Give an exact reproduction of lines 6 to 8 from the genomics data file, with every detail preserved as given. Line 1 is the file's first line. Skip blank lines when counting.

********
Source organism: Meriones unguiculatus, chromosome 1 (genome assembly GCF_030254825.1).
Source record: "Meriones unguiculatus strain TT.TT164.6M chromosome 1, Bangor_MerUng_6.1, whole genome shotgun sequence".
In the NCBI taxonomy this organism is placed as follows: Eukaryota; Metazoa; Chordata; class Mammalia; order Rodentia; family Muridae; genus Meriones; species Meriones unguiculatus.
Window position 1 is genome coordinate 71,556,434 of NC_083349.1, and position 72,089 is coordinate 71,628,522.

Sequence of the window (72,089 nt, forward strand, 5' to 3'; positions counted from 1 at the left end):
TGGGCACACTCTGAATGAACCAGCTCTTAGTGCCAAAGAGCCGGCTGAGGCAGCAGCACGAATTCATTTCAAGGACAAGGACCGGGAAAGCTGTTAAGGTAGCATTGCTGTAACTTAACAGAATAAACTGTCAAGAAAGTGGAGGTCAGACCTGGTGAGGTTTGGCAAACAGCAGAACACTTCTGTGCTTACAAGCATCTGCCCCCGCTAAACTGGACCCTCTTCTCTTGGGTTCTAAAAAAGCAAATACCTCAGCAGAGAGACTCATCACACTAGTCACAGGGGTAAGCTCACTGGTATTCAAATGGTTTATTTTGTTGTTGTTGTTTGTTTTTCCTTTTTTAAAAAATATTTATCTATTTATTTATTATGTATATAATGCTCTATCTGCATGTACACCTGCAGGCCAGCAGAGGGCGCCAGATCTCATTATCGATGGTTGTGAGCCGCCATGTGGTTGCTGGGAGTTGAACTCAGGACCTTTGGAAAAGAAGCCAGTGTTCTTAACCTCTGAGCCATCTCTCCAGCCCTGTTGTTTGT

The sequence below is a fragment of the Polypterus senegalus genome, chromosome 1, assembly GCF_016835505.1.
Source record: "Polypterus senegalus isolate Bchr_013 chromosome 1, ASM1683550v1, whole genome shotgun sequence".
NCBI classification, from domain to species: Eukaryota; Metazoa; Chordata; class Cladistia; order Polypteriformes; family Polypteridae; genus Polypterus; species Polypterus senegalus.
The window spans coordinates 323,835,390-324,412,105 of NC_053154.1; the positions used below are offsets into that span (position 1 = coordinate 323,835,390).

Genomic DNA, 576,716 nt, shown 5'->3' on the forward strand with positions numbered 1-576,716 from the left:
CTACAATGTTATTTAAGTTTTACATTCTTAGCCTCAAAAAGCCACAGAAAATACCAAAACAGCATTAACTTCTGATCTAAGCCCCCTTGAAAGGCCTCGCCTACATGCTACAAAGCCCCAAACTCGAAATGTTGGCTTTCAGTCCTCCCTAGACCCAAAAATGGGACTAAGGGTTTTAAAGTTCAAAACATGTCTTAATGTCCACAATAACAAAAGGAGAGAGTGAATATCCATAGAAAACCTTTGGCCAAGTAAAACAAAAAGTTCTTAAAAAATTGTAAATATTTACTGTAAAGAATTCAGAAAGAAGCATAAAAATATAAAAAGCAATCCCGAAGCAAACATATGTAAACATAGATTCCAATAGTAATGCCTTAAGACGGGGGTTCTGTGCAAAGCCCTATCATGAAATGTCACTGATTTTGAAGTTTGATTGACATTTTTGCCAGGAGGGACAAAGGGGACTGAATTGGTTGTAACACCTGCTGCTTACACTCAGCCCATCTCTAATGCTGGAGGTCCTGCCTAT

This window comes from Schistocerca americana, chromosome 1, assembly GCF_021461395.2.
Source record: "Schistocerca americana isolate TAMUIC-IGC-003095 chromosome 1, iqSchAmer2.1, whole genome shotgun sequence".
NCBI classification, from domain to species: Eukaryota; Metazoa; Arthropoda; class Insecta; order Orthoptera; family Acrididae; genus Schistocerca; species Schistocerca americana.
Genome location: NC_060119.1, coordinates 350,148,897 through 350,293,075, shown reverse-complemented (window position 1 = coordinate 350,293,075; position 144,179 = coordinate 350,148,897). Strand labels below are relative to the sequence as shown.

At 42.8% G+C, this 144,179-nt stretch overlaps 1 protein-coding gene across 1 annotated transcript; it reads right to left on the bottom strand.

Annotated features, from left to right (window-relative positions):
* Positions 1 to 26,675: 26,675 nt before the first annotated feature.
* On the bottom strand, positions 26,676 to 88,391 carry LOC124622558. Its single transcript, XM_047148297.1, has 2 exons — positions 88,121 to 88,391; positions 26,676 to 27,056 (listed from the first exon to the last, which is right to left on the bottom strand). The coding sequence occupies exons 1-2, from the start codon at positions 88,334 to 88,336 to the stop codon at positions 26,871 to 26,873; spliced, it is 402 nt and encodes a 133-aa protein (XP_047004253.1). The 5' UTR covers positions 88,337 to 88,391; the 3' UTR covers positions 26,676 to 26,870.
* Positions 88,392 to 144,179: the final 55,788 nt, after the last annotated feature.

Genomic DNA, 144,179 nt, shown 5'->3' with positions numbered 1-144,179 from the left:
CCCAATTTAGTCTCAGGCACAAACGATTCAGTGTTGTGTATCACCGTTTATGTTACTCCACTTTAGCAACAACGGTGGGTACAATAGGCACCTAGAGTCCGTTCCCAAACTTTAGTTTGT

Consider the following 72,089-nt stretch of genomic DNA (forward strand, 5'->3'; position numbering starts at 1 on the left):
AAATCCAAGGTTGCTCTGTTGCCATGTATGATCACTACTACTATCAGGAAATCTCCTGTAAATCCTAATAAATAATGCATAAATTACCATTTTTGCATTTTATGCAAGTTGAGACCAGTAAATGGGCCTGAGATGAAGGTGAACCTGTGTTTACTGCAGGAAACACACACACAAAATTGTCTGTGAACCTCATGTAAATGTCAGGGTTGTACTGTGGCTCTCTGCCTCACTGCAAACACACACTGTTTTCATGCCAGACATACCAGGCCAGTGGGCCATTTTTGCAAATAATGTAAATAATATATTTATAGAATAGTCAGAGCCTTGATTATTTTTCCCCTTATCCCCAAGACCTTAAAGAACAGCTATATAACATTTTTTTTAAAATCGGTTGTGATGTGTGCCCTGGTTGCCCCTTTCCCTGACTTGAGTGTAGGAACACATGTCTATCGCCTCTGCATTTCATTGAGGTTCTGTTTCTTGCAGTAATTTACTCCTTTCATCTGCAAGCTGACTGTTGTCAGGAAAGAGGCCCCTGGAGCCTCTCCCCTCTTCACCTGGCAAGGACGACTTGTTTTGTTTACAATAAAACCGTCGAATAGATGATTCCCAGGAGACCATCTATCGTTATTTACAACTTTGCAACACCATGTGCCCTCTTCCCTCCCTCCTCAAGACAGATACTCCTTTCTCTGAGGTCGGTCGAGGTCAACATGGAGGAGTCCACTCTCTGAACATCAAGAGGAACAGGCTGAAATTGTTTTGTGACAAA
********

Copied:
TGGGCACACTCTGAATGAACCAGCTCTTAGTGCCAAAGAGCCGGCTGAGGCAGCAGCACGAATTCATTTCAAGGACAAGGACCGGGAAAGCTGTTAAGGTAGCATTGCTGTAACTTAACAGAATAAACTGTCAAGAAAGTGGAGGTCAGACCTGGTGAGGTTTGGCAAACAGCAGAACACTTCTGTGCTTACAAGCATCTGCCCCCGCTAAACTGGACCCTCTTCTCTTGGGTTCTAAAAAAGCAAATACCTCAGCAGAGAGACTCATCACACTAGTCACAGGGGTAAGCTCACTGGTATTCAAATGGTTTATTTTGTTGTTGTTGTTTGTTTTTCCTTTTTTAAAAAATATTTATCTATTTATTTATTATGTATATAATGCTCTATCTGCATGTACACCTGCAGGCCAGCAGAGGGCGCCAGATCTCATTATCGATGGTTGTGAGCCGCCATGTGGTTGCTGGGAGTTGAACTCAGGACCTTTGGAAAAGAAGCCAGTGTTCTTAACCTCTGAGCCATCTCTCCAGCCCTGTTGTTTGT

The sequence below is a fragment of the Polypterus senegalus genome, chromosome 1, assembly GCF_016835505.1.
Source record: "Polypterus senegalus isolate Bchr_013 chromosome 1, ASM1683550v1, whole genome shotgun sequence".